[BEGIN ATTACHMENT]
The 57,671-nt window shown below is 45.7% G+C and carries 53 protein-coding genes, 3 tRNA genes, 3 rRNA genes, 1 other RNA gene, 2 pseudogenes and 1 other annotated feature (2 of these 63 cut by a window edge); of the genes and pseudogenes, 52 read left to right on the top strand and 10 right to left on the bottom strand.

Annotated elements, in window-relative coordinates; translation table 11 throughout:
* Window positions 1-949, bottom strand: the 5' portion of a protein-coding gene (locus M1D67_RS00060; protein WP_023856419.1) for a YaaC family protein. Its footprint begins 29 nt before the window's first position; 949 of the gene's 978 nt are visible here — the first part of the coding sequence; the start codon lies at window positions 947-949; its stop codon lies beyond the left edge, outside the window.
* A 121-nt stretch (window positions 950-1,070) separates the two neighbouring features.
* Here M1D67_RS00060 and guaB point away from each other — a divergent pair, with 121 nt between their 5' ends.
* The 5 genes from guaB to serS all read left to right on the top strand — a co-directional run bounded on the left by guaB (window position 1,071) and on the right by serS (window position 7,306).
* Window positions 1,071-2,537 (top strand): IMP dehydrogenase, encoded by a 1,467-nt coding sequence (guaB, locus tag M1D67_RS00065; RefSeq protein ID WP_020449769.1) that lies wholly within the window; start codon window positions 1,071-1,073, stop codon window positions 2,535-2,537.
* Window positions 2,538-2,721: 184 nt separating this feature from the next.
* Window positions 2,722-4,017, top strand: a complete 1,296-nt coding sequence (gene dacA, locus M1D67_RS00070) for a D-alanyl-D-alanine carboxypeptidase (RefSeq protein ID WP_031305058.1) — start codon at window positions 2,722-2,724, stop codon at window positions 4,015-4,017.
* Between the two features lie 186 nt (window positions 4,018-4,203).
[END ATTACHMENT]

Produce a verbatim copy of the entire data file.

The 57,671-nt window shown below is 45.7% G+C and carries 53 protein-coding genes, 3 tRNA genes, 3 rRNA genes, 1 other RNA gene, 2 pseudogenes and 1 other annotated feature (2 of these 63 cut by a window edge); of the genes and pseudogenes, 52 read left to right on the top strand and 10 right to left on the bottom strand.

Annotated elements, in window-relative coordinates; translation table 11 throughout:
* Window positions 1-949, bottom strand: the 5' portion of a protein-coding gene (locus M1D67_RS00060; protein WP_023856419.1) for a YaaC family protein. Its footprint begins 29 nt before the window's first position; 949 of the gene's 978 nt are visible here — the first part of the coding sequence; the start codon lies at window positions 947-949; its stop codon lies beyond the left edge, outside the window.
* A 121-nt stretch (window positions 950-1,070) separates the two neighbouring features.
* Here M1D67_RS00060 and guaB point away from each other — a divergent pair, with 121 nt between their 5' ends.
* The 5 genes from guaB to serS all read left to right on the top strand — a co-directional run bounded on the left by guaB (window position 1,071) and on the right by serS (window position 7,306).
* Window positions 1,071-2,537 (top strand): IMP dehydrogenase, encoded by a 1,467-nt coding sequence (guaB, locus tag M1D67_RS00065; RefSeq protein ID WP_020449769.1) that lies wholly within the window; start codon window positions 1,071-1,073, stop codon window positions 2,535-2,537.
* Window positions 2,538-2,721: 184 nt separating this feature from the next.
* Window positions 2,722-4,017, top strand: a complete 1,296-nt coding sequence (gene dacA, locus M1D67_RS00070) for a D-alanyl-D-alanine carboxypeptidase (RefSeq protein ID WP_031305058.1) — start codon at window positions 2,722-2,724, stop codon at window positions 4,015-4,017.
* Between the two features lie 186 nt (window positions 4,018-4,203).